TEXT OF STORY
Steve Chiotakis: If you’re wealthy and you die next year, your inheritors will be in pretty good shape from a federal tax perspective. That’s thanks to a convoluted legislative compromise. In 2010, the nation’s 45 percent estate tax drops to zero, but it comes back with a vengeance the year after. Marketplace’s John Dimsdale reports from Washington on congressional efforts to even out the roller coaster ride.
John Dimsdale: If you’re waiting for a big inheritance, you’ll be especially anxious when next December rolls around.
Joel Slemrod: Some people have called this the “throw mama under the train” aspect of the current estate tax law.
University of Michigan professor Joel Slemrod says if a rich mama dies on December 31, 2010, her heirs pay no tax. One day later and they’ll owe Uncle Sam 55 percent of her estate.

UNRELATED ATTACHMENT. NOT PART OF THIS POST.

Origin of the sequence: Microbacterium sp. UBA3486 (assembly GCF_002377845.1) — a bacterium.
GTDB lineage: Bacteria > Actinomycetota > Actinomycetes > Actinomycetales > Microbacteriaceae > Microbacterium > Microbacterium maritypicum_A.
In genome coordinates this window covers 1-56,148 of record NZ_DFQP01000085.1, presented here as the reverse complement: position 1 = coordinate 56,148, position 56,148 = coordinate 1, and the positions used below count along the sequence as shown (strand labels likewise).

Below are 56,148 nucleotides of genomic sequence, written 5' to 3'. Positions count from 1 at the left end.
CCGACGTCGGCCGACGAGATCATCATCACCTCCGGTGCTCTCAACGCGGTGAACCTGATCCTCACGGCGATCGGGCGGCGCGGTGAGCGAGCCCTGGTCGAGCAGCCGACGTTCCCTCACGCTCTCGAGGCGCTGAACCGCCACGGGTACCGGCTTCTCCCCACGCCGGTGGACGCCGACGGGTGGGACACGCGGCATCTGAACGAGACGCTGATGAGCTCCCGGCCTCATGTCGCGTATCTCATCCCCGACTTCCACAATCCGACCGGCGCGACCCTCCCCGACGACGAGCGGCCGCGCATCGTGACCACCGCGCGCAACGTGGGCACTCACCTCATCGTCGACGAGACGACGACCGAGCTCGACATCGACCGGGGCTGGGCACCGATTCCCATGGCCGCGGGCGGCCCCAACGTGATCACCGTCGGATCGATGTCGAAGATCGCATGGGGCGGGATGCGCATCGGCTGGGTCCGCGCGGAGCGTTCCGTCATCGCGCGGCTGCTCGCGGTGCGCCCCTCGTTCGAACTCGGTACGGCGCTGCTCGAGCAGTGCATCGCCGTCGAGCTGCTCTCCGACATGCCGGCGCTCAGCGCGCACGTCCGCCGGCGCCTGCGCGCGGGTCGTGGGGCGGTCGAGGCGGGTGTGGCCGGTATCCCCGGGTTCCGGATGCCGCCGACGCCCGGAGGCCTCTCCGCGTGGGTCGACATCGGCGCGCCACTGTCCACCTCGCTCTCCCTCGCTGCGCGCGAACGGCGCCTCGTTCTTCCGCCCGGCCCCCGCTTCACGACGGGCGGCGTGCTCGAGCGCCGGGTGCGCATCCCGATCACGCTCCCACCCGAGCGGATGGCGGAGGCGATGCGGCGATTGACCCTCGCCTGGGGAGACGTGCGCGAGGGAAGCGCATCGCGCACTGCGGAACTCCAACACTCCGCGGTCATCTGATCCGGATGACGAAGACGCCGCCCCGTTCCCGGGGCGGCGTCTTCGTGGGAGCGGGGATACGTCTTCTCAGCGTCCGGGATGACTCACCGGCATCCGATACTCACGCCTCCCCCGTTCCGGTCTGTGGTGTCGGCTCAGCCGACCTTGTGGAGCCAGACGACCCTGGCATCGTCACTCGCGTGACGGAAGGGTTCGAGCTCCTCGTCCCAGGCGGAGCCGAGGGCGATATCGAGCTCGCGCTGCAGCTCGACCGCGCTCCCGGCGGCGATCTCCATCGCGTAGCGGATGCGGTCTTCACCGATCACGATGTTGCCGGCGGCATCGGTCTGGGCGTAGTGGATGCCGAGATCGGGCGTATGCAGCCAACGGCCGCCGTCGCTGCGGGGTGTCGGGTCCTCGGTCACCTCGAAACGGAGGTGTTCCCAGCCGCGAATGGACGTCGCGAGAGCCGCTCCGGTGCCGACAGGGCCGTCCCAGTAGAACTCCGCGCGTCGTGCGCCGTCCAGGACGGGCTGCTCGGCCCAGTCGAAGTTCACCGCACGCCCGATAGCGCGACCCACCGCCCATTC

To avoid that scenario, Congressman Earl Pomeroy, a North Dakota Democrat, wants to extend the current tax, which hits estates bigger than $3.5 million.
Earl Pomeroy: The real effect of it is, is to make the estate tax go away for 99.75 percent of the people in this country.
Business groups, which used to advocate eliminating the estate tax, are backing a permanent rate of 35 percent on estates above $5 million. But Pomeroy says that’ll never fly, since the government needs the extra revenue.
In Washington, I’m John Dimsdale for Marketplace.
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